Five Thoughts: Thunder barely survived, but they did

After a historically bad 47-point loss last week against the Milwaukee Bucks and a sub-par performance on Tuesday night against the Los Angeles Clippers, the Oklahoma City Thunder got back on track on the road in Detroit, winning 114-107, despite a ferocious 21-8 run by the Pistons to start the fourth quarter.

Why did Detroit make that run? How was the Thunder able to overcome Detroit’s run? Who stood out and who folded tonight for OKC? Here are Five Facts providing more clarity.

Shai Gilgeous-Alexander got back to aggressive basketball.

Shai is young and talented and has all the attributes to be a superstar in the NBA except for one, and it’s important: aggressiveness. In OKC’s loss to the Clippers, Shai shot 58.3 percent from the field, but only got 12 attempts up and only scored 15 points. Against the Pistons, SGA stepped it up, seemed more engaged, more hungry and thus, more aggressive. He finished with 27 points on 12-of-15 shooting and added 2 steals to that. His performance played a lead role in getting the Thunder this win.

Steven Adams is back to being ineffective offensively.

It’s hard to categorize Adams but I think I’ve figured it out. He’s just inconsistent. He’s not that great, but he’s not that bad either. He’s just inconsistent. After a stretch of basketball where Adams was extremely dominant, combining for 112 points on 46-of-82 shooting over an 8-game span (14 ppg on 56 percent shooting), he’s combined for just 20 points on 11-of-16 shooting over the last three games (6.6ppg on 68.7 percent shooting). His shooting percentage is great, but he’s not getting the shot attempts he needs to make a true impact on the offensive end. Coincidentally, the Thunder have slumped in their last three games that Adams has struggled.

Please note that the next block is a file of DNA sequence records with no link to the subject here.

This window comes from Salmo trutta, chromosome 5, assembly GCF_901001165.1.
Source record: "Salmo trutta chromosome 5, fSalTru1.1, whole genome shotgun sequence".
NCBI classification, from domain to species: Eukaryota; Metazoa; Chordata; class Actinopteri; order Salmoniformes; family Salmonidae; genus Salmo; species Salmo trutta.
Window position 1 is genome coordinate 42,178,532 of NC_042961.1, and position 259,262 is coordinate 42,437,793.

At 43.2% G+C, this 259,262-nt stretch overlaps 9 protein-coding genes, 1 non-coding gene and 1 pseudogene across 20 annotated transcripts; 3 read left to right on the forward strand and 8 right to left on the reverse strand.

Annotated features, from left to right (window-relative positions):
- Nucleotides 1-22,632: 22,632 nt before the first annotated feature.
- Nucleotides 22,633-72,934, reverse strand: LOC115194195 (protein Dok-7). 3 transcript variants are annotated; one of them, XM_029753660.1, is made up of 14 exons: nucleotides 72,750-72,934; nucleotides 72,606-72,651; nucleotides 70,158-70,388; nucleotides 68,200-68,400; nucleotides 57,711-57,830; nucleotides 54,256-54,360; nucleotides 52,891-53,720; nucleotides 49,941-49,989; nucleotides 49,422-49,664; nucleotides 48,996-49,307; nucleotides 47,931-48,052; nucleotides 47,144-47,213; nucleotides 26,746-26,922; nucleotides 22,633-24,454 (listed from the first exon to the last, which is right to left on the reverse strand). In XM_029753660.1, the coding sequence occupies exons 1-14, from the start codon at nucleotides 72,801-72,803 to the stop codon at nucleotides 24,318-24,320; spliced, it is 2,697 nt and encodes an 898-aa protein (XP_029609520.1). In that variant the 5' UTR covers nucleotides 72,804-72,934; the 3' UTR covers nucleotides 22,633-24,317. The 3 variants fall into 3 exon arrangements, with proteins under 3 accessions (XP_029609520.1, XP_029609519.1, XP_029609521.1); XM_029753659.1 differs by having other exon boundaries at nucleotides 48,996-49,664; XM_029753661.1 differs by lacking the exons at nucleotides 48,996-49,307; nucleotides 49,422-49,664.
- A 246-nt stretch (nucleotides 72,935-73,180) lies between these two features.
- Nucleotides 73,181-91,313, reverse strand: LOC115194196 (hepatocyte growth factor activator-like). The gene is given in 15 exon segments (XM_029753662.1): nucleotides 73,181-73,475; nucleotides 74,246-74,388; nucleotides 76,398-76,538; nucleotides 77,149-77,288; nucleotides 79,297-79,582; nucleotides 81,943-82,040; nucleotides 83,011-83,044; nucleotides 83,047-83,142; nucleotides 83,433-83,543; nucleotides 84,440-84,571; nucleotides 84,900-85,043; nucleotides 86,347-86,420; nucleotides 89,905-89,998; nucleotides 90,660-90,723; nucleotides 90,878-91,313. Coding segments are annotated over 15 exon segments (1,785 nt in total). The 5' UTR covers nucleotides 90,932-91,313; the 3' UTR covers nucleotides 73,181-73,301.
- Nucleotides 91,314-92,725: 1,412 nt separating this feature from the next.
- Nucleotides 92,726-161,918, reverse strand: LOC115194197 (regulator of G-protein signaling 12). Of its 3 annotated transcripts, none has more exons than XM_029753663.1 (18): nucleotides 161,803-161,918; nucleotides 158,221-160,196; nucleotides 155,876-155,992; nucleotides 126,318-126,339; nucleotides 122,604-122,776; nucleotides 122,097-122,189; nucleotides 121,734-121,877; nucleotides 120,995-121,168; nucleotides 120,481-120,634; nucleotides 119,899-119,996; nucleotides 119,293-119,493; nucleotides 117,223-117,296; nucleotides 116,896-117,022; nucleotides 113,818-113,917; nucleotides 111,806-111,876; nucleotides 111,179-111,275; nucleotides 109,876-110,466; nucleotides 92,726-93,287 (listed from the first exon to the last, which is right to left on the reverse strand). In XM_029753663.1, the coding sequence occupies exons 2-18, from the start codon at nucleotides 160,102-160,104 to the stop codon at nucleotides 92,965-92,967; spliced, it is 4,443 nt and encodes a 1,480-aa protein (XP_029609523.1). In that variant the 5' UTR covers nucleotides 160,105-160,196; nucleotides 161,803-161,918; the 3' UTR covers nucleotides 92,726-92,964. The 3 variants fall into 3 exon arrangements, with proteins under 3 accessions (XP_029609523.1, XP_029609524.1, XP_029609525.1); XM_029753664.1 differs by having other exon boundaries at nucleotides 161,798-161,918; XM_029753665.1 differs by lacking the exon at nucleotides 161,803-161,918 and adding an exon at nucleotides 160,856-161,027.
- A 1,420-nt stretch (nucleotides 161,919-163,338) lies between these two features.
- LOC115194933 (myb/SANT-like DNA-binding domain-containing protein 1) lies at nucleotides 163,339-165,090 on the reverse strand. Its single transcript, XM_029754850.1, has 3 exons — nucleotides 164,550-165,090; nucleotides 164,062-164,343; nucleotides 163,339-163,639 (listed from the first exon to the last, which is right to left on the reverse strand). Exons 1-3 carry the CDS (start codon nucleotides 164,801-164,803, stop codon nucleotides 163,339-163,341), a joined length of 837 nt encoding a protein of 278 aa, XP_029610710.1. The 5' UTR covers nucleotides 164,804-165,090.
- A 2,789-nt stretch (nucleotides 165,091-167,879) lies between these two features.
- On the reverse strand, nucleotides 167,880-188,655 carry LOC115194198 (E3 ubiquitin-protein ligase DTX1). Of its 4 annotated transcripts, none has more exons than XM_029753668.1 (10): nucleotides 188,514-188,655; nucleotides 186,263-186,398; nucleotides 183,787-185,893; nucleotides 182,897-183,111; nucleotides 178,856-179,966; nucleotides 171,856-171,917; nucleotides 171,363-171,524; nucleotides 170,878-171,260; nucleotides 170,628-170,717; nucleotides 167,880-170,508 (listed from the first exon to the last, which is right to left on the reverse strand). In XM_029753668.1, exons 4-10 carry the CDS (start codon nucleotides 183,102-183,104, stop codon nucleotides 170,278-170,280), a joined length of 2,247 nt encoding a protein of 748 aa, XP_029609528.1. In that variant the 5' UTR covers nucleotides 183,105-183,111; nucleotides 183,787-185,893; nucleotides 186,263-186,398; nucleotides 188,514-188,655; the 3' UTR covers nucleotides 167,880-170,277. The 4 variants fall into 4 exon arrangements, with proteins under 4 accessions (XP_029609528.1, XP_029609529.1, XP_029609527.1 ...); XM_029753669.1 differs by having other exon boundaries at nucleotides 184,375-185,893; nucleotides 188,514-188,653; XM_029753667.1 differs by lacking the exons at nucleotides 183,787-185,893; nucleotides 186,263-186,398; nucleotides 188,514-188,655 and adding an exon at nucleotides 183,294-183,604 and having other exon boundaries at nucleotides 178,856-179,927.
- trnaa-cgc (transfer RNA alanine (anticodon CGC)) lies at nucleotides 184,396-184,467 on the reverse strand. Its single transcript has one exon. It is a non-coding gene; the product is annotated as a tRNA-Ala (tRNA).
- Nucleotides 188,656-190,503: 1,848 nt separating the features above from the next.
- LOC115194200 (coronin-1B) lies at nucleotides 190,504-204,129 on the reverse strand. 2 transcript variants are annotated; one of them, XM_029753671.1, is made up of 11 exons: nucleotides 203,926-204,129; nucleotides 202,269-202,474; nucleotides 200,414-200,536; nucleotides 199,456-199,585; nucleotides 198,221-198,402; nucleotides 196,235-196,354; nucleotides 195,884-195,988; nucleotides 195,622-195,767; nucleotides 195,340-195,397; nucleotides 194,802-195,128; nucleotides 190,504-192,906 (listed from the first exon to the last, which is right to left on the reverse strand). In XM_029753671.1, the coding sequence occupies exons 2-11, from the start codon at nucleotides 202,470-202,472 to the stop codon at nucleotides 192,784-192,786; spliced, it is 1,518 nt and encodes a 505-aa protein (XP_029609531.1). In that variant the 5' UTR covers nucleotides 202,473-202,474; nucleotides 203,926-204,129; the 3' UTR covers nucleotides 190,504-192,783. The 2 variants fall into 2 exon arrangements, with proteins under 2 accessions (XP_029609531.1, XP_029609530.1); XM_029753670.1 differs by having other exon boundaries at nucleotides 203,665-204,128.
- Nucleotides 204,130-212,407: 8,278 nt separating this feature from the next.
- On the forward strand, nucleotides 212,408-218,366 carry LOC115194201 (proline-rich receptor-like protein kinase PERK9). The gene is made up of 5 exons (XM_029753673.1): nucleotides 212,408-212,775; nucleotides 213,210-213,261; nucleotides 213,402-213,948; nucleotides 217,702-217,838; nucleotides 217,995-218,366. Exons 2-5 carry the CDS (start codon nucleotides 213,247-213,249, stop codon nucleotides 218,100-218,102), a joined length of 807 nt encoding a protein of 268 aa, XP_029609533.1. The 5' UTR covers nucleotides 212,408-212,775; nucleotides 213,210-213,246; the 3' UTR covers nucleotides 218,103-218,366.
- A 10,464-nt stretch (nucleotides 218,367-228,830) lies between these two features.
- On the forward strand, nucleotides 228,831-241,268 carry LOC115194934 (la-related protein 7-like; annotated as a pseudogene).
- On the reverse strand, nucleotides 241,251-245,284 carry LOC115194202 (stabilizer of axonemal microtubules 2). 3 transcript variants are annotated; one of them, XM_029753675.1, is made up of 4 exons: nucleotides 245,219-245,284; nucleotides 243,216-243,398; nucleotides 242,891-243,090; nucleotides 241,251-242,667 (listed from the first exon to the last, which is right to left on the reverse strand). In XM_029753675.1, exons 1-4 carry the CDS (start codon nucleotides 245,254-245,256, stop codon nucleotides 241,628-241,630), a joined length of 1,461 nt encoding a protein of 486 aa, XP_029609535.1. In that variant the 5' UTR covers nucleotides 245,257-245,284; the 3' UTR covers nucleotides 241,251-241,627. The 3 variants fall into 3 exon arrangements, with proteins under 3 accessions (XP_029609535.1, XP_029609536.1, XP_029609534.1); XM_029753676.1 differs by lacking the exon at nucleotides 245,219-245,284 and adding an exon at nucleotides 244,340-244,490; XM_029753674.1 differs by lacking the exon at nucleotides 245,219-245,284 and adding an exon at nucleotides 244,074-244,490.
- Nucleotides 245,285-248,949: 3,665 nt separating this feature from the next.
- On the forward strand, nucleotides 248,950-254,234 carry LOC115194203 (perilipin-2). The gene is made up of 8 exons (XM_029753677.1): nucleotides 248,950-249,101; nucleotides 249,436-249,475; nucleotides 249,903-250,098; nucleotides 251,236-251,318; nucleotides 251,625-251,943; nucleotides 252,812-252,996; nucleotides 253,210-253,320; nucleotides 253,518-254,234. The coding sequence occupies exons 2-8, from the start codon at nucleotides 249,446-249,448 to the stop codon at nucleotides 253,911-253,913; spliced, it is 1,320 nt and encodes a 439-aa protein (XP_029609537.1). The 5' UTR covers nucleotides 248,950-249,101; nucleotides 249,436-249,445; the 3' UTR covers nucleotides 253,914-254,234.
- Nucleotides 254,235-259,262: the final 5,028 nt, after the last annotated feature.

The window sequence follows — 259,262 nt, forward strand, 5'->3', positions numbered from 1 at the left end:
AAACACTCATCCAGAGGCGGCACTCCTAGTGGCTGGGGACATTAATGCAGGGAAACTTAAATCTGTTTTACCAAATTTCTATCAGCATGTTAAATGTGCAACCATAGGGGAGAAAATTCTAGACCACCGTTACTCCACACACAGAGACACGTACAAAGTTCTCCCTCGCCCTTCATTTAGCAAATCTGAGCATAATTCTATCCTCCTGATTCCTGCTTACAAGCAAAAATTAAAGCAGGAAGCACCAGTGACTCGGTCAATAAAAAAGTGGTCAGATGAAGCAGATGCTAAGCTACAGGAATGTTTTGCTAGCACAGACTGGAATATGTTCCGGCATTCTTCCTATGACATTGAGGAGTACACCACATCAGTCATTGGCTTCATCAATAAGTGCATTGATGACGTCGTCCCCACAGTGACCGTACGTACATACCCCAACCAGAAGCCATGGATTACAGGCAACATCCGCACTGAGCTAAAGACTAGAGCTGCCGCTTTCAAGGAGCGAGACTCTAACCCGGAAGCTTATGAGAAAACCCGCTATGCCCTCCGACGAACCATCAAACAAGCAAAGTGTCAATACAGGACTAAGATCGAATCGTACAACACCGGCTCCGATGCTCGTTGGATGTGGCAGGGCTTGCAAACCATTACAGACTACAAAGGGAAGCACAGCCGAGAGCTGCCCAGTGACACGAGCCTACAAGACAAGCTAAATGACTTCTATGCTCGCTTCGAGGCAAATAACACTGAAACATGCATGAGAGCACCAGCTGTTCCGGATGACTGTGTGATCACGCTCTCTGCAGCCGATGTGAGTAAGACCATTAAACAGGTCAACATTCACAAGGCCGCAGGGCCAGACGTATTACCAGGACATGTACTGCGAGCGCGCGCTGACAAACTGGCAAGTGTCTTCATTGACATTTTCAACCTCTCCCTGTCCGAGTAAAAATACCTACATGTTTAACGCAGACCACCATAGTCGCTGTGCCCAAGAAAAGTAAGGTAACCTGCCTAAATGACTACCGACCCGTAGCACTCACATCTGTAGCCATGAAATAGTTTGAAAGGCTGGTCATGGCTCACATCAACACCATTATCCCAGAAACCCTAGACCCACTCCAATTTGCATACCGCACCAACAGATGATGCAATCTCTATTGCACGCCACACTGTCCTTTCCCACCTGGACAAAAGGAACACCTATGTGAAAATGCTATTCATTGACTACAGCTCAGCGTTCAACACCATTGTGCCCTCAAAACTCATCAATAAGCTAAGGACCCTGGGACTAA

Dennis Schroder stepped up big-time.

Schroder will be a finalist for 6th Man of the Year, and it’s because of the way he’s played here lately, but especially on Wednesday night against the Detroit Pistons. Schroder scored 23 points and added 9 assists and was the definite second option for OKC against the Pistons.

Chris Paul played well, but let’s not forget the turnovers.

Chris Paul stopped the bleeding through a few of Detroit’s runs on Wednesday night along with Shai and Schroder, but often, Paul was the culprit behind Detroit going on the run in the first place. Chris scored 16 points on 70 percent shooting which is spectacular, but that masked his six turnovers, which almost cost OKC the game in the end. This is atypical for the veteran point guard so no worries, move along.

The Thunder stayed above 60 percent shooting.

This saved the day for OKC. They shot 61.3 percent for the game and 41.7 percent from three. With their defensive lapse late in the game, the Thunder were walking on thin ice. The only thing that kept them out of the fatal freezing water was their shooting percentage. While they couldn’t stop the Pistons from scoring, the Pistons couldn’t stop them from scoring either, and basically, OKC got the last word on offense, which resulted in a win.

Addam M. Francisco

Founder & Editor-in-Chief. National Association of Black Journalists. University of Central Oklahoma.

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